What became of the prisoner at the bar? - The waggon then kept driving on b those people beating the horses, and h went away with it as I believe, I never saw him afterwards, I am not clear that he went with the waggon, but he went away and I saw no more of him that day.

Mr. Garrow. Mr. Smart, this was considerable seizure? - Yes.

Did it draw any of the people of Barley about you to see what was the matter? - Yes.

There were a great many people there besides smugglers? - I do not know that.


(Examined by Mr. Serjeant Walker.)

You was present on the 9th day of January, 1783, at the making of a seizure? - Yes.

Give an account of what you first knew of it? - Soon after we seized the goods, about forty yards off we put them in a waggon, to carry them to Ringwood, the waggon was driving on the road to go to Ringwood, there was Mr. Boyd the collector, and several other officers; then we met John Early , and he passed on to the house where the goods were seized, then he returned again, and he called out, come on my lads, and immediately rushed out a parcel of men from the bushes, I cannot tell just their number, they were all on horseback.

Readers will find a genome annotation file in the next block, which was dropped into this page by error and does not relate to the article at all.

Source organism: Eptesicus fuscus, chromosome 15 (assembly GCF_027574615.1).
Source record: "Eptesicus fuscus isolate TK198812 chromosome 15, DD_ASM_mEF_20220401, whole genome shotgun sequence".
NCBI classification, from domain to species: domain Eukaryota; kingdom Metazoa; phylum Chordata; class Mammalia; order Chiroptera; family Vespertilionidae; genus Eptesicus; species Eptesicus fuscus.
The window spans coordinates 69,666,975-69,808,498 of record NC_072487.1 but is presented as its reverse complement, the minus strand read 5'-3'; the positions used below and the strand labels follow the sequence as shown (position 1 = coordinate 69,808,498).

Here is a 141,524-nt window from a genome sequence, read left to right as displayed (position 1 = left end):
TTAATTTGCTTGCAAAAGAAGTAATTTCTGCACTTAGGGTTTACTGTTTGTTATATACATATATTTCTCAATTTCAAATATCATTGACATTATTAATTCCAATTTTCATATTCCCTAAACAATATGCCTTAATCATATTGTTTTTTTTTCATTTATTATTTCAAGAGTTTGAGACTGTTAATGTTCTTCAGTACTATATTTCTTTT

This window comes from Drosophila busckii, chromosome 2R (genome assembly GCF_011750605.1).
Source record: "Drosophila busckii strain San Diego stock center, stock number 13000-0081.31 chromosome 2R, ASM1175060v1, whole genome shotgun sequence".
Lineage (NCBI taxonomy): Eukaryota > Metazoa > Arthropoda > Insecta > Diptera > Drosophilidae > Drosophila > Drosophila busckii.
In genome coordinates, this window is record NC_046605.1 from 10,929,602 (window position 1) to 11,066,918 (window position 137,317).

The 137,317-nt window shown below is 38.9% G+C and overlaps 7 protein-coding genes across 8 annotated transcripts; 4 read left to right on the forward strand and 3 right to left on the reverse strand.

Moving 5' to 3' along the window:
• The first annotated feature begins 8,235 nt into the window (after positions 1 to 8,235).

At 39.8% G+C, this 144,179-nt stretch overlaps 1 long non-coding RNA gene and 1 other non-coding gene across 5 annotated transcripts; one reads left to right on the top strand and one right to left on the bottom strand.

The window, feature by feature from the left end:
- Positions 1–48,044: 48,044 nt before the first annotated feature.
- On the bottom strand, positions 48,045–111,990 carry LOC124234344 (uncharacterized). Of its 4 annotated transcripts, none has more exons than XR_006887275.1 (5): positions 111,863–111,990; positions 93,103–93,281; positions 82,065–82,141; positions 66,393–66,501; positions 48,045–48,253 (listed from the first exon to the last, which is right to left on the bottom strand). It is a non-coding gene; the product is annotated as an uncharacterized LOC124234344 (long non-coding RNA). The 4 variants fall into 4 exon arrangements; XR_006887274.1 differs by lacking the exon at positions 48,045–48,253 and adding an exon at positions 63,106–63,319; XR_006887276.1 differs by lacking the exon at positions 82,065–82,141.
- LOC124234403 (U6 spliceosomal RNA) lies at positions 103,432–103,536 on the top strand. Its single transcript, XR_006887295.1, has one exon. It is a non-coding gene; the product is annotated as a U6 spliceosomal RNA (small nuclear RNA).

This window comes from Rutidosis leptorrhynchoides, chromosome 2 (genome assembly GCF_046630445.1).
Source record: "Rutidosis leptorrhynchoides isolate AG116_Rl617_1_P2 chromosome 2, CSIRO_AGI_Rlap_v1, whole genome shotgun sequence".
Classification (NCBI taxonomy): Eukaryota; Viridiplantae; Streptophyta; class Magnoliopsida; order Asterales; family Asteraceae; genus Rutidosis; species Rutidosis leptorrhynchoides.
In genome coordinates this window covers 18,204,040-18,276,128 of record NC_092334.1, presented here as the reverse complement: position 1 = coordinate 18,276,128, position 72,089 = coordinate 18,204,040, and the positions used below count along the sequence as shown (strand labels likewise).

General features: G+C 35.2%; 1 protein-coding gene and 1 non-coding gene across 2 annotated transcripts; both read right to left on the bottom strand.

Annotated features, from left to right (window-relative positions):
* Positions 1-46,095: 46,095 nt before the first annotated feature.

Was the prisoner one of them? - The prisoner was one of them.

Immediately when they rushed out what did they do? - They came to the horses, some riding a gallop, others walking a trot, and all manners; I do not remember what they said, they began beating the horses that were in the waggon; I saw one Jumper strike Mr. Boyd the collector, that was after the waggon was at some distance; I imagine we were about forty yards from the waggon.

Were you in pursuit of them? - In sight of them, there were a number of men, smugglers, between me and the waggon.